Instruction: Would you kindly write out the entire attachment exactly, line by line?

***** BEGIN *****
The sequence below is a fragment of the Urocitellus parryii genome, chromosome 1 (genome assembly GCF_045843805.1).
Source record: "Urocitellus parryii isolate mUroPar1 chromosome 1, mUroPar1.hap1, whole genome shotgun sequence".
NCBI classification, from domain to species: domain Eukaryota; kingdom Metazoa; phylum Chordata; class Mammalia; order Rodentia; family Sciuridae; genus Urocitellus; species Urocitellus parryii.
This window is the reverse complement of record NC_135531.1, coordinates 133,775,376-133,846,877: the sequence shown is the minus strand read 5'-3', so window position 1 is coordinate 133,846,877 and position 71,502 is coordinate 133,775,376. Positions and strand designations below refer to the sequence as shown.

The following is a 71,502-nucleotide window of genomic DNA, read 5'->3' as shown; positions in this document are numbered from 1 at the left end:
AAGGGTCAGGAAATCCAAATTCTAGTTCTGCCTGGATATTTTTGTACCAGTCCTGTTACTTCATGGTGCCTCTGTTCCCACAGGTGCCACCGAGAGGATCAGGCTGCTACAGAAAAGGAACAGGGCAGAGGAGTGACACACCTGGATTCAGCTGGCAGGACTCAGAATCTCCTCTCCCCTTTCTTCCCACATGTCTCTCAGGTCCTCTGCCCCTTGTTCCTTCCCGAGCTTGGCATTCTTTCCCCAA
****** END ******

The sequence below is a fragment of the Urocitellus parryii genome, chromosome 1 (genome assembly GCF_045843805.1).
Source record: "Urocitellus parryii isolate mUroPar1 chromosome 1, mUroPar1.hap1, whole genome shotgun sequence".
NCBI classification, from domain to species: domain Eukaryota; kingdom Metazoa; phylum Chordata; class Mammalia; order Rodentia; family Sciuridae; genus Urocitellus; species Urocitellus parryii.
This window is the reverse complement of record NC_135531.1, coordinates 133,775,376-133,846,877: the sequence shown is the minus strand read 5'-3', so window position 1 is coordinate 133,846,877 and position 71,502 is coordinate 133,775,376. Positions and strand designations below refer to the sequence as shown.

The following is a 71,502-nucleotide window of genomic DNA, read 5'->3' as shown; positions in this document are numbered from 1 at the left end:
AAGGGTCAGGAAATCCAAATTCTAGTTCTGCCTGGATATTTTTGTACCAGTCCTGTTACTTCATGGTGCCTCTGTTCCCACAGGTGCCACCGAGAGGATCAGGCTGCTACAGAAAAGGAACAGGGCAGAGGAGTGACACACCTGGATTCAGCTGGCAGGACTCAGAATCTCCTCTCCCCTTTCTTCCCACATGTCTCTCAGGTCCTCTGCCCCTTGTTCCTTCCCGAGCTTGGCATTCTTTCCCCAA